Charmed And Dangerous
by Lori Wilde, contemporary (2004)
Warner, $5.99, ISBN 0-446-61367-3


Great chemistry between the characters, shame about the plot. I really enjoyed Lori Wilde's full-length debut with Warner, License To Thrill, but if the follow-up Charmed And Dangerous is any indication, maybe giving a wide berth to anything even remotely related to missing expensive thingies won't hurt the author's career. The characters are fine in their own right but the plot is a mish-mash of everything that gives Harlequin lines a bad name.

Good twin Madeline Cooper is worried when her bad twin sister Cassie disappears with a valuable Cezanne. The FBI agent David Marshall suspects Cassie, the museum staff he enlists to aid him capture the thief Peyton Shriver, believes that Cassie must have bought Peyton's sweet seduction and ran off with that villain along with the Cezanne painting that David used as bait against his superiors' orders. With his ass on the line and on the flimsiest of evidence, David believes that Cassie has betrayed him and sets out to track what he believes is the new Bonnie and Clyde all the way to Spain. I'm sure you can guess how he meets Maddie. Maddie is finding it hard to believe that her irresponsible twin sister has tried to be some Sydney Bristow creature but she isn't surprised that Cassie flops at that because Maddie has been cleaning up Cassie's mess since the sisters were teenagers. Maddie decides to tag along with David (or, if he's not cooperative, do her own thing to find Cassie) and wacky adventures ensue.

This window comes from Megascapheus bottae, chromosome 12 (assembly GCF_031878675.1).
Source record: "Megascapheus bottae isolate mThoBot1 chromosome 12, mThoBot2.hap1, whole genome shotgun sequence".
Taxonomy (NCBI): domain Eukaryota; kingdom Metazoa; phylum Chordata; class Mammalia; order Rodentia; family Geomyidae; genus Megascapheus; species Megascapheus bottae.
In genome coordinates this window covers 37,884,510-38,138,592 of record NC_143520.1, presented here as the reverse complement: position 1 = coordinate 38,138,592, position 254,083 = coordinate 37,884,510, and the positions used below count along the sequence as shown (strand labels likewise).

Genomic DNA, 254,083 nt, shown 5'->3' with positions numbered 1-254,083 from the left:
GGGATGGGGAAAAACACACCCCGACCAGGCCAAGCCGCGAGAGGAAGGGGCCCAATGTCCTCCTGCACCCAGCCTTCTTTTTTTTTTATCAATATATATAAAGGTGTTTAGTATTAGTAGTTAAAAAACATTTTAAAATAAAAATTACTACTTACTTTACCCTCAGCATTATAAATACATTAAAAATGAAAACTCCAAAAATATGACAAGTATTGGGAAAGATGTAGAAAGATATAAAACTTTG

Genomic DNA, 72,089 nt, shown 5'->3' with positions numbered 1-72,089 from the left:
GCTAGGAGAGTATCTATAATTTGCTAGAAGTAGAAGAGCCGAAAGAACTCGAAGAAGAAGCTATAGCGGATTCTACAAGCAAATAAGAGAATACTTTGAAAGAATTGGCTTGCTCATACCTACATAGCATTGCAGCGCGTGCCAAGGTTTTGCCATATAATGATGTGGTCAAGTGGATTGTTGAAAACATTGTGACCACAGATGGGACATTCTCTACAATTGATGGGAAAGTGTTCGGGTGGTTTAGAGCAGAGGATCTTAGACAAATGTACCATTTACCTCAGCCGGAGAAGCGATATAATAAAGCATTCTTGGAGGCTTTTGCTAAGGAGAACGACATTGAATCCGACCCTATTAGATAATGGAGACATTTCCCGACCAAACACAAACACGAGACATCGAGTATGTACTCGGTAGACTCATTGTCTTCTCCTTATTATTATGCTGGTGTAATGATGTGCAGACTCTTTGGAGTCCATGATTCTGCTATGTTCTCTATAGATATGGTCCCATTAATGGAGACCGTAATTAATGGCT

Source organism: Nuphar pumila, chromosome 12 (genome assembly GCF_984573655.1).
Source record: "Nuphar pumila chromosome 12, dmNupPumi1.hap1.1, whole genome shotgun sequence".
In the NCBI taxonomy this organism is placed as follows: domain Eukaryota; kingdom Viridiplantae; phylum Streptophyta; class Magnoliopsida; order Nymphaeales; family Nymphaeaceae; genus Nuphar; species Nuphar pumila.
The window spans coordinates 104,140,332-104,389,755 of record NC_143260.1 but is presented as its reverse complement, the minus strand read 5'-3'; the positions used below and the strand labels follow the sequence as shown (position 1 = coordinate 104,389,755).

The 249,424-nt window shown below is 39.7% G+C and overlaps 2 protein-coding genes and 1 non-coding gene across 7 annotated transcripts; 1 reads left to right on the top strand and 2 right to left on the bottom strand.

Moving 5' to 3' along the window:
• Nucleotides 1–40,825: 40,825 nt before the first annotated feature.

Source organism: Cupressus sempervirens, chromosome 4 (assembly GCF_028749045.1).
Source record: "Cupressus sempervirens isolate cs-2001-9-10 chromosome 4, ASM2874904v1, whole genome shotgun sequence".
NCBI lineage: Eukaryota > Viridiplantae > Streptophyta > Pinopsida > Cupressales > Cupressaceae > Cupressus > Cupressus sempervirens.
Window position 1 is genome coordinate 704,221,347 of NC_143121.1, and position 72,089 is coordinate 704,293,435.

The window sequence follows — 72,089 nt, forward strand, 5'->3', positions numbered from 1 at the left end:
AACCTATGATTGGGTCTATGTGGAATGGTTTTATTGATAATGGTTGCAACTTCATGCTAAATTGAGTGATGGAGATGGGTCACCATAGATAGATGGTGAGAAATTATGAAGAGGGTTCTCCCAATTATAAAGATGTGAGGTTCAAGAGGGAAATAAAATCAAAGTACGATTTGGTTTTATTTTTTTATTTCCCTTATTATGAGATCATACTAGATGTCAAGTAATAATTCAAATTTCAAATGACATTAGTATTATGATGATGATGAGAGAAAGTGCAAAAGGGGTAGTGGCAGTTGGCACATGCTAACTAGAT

I'm sure the author wants to be funny and wacky and she doesn't like to be cumbered down with inconvenient concepts like logical logistics in her story. Fine, I understand. But things are probably not working out so well if the supposedly determined and capable David comes off like a total reject of Quantico playing at being an FBI agent using a plastic badge and water pistol. It is also hard not to become skeptical when "wacky" soon becomes "too many coincidental twists and turns" or "one serendipity too much". How do I tell the difference between an author's deliberately wacky story and the author's not really having a clear outline of her plot and is therefore making things up as she goes along?

But the characters have great chemistry and rapport, which goes a long way in salvaging the story. The characters are stereotypes at the core but the sexual tension is palpable and both characters dish out often terrific zingers. While many of the things they do may not stand under the scrutiny of Logic and Sensibility, these two characters are equally matched in many ways, with both parties giving as good as they receive. If their romance seems rather melodramatic at times, at least they are doing a good job in showing me that they are in love. Maddie and David offer plenty of fun good times even with my reservations about the story they are stuck in.

At the end of the day, Ms Wilde may not be too successful in integrating the over-the-top aspects of her story into the flow of things without jarring me from the story, but she does a great job in persuading me to sit back, relax, and go with the flow even if the flow sends me straight over the waterfall and down into the loony pit. Who knows, maybe one day she'll get better and give me a really great book, zany madcap loonybin adventures and all.

Rating: 79


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